It was only last month that the Parish council at Uppermill was debating whether they needed to spend £500,000 on updating the Civic Hall. The consensus of popular opinion was that there were now’t wrong with Civic Hall as it was, and Councillors should produce a business plan if they thought it was ever going to get more use than it currently did. Why – hadn’t t’Parish council had only just finished paying for the ‘monstrous carbuncle’ they had bolted onto the front of the building, in a fit of expansion, 25 years ago?
You will be hearing a lot about Uppermill Civic Hall over the next few weeks – and watching the cream of London’s lawyers come and go through its algae covered portals. Mr Justice Griffiths Williams recently spent an entire afternoon sitting in the Royal Courts of Justice in London listening to arguments from leading barristers concerning the precise place that the first election court to consider corruption allegations against a sitting MP for 100 years should convene.
Thus it is that this morning, two High Court Justices, accompanied by a registrar from the Supreme Court and a shorthand writer from the House of Commons will journey forth with all the pageantry that an Inter-City train can provide, and take up residence in Saddleworth to decide whether the election result, which returned Labour MP Phil Woolas to the seat for Oldham East and Saddleworth, should be allowed to stand.
Oldham East and Saddleworth has been the scene of many a bitterly fought election. 15 years ago Peter Mandelson was drafted in to mange an earlier challenge for the seat by then youthful Blairite Phil Woolas – Woolas came second then. Mandelson admitted in his recent autobiography that he had gone ‘on the attack’ in order to make a Lib-Dem vote ‘as distasteful as possibly’.
“After the campaign was over, not only our opponents but some in Labour would denounce our ‘negative’ tactics in highlighting Lib Dem front-runner Chris Davies’ support for higher taxes and a Royal Commission to liberalise drugs laws. For tactical reasons, I felt we had had little choice.”
The Labour-supporting Daily Mirror distributed a special free edition in the constituency, with some trenchantly pro-Woolas material in it. This was later found to have broken election law, although prosecutors decided pursuing the case was not in ‘the public interest’. Similar tactics were employed in the recent election –some of which disgusted even Labour activists, well aware of the racial tensions in the area.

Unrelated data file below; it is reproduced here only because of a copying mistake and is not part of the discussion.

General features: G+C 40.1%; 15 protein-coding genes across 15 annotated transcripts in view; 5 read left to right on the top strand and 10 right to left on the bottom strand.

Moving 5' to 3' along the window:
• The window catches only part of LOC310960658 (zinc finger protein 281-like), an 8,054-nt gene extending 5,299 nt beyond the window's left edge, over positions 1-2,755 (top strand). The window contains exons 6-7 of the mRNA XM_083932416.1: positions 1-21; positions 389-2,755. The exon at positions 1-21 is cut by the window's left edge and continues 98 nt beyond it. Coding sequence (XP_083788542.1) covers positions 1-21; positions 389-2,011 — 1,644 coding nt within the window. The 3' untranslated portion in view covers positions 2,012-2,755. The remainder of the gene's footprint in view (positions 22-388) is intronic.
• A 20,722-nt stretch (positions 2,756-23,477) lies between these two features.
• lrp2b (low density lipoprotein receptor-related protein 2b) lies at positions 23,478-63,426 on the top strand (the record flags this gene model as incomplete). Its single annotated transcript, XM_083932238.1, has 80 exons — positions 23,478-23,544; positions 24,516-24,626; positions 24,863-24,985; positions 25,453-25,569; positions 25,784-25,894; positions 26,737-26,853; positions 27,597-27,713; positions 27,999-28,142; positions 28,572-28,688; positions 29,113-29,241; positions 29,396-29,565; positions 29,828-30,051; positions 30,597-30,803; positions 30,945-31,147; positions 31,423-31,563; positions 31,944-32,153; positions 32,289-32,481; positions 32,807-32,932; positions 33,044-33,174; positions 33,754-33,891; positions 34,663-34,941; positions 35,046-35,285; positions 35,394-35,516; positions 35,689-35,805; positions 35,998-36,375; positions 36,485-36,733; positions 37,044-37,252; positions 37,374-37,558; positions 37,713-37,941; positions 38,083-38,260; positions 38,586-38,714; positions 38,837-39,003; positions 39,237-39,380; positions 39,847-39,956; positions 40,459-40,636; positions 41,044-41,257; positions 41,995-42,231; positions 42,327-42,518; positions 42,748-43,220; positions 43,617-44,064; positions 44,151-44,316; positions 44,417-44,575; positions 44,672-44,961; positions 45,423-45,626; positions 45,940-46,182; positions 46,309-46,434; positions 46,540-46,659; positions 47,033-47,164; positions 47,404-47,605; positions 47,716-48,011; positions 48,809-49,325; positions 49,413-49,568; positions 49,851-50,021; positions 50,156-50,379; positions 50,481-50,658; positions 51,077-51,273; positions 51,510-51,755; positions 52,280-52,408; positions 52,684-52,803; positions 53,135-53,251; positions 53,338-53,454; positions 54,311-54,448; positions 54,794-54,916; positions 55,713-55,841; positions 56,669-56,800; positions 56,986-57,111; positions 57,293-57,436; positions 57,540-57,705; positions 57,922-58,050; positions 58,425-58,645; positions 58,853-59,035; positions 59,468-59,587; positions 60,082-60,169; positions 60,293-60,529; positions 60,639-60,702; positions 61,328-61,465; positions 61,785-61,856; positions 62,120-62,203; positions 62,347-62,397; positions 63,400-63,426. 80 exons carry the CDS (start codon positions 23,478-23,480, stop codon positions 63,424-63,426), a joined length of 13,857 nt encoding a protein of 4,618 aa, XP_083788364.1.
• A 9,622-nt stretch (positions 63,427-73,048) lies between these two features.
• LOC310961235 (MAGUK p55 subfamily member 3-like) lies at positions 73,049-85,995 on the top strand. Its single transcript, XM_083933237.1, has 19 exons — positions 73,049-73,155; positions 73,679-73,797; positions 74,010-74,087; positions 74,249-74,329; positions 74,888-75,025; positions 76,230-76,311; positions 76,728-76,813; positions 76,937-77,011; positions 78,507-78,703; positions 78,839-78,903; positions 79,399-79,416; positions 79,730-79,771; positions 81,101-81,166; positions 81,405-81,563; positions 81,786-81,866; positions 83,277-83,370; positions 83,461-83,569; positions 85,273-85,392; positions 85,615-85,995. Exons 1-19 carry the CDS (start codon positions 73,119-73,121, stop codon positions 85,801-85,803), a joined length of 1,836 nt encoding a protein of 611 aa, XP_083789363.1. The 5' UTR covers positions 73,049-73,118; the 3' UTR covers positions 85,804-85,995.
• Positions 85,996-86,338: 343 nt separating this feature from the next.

The narrow majority which returned Woolas – a mere 103 votes – is now being disputed by the Liberal-Democrat candidate Elwyn Watkins under the rarely used section 106 of the Representation of the People Act (1983). Statement of petition HERE.
Mr Watkins was particularly upset by two features of Labour’s leaflet campaign, which ‘contained numerous misleading and erroneous claims regarding my personal character and reputation, and that of my campaign’ – specifically that he tried to woo Muslim extremists and claims regarding the financing of his bid for office. Election leaflets can be seen HERE.
However, this is no defamation case where the onus would be on Mr Woolas to prove the truth of his statements. Quite the reverse.
Elwyn Watkins must convince the court of three things.
First that the allegations made by Woolas were statements. Gavin Millar QC (entirely coincidentally, Alastair Campbell’s brother-in-law) is likely to argue that they were mere questions or suggestions.
Second, Mr Watkins must prove the statements questioned his personal character rather than just his political views.
Third, that the statements questioning his personal character were false.
Even then, he must show that Phil Woolas had no reasonable grounds to believe that such statements were true.
The stakes are high – if Elwyn Watkins is successful, not only will there be a by-election, but – depending on the court’s verdict – it is entirely possible that Phil Woolas and his agent will be fined and barred from holding office, even from voting in an election. Section 144(1) of the Act bars any appeal from the judges decision. However, if they fail to agree, then the original result will stand.
Expect a bloody fight. The name of Saddleworth is already imprinted on the British conscience as a place of dark and terrible deeds. As events unfold in Uppermill Civic Hall today, its reputation is unlikely to be enhanced.
UPDATED: Excellent resume at The Saddleworth News HERE.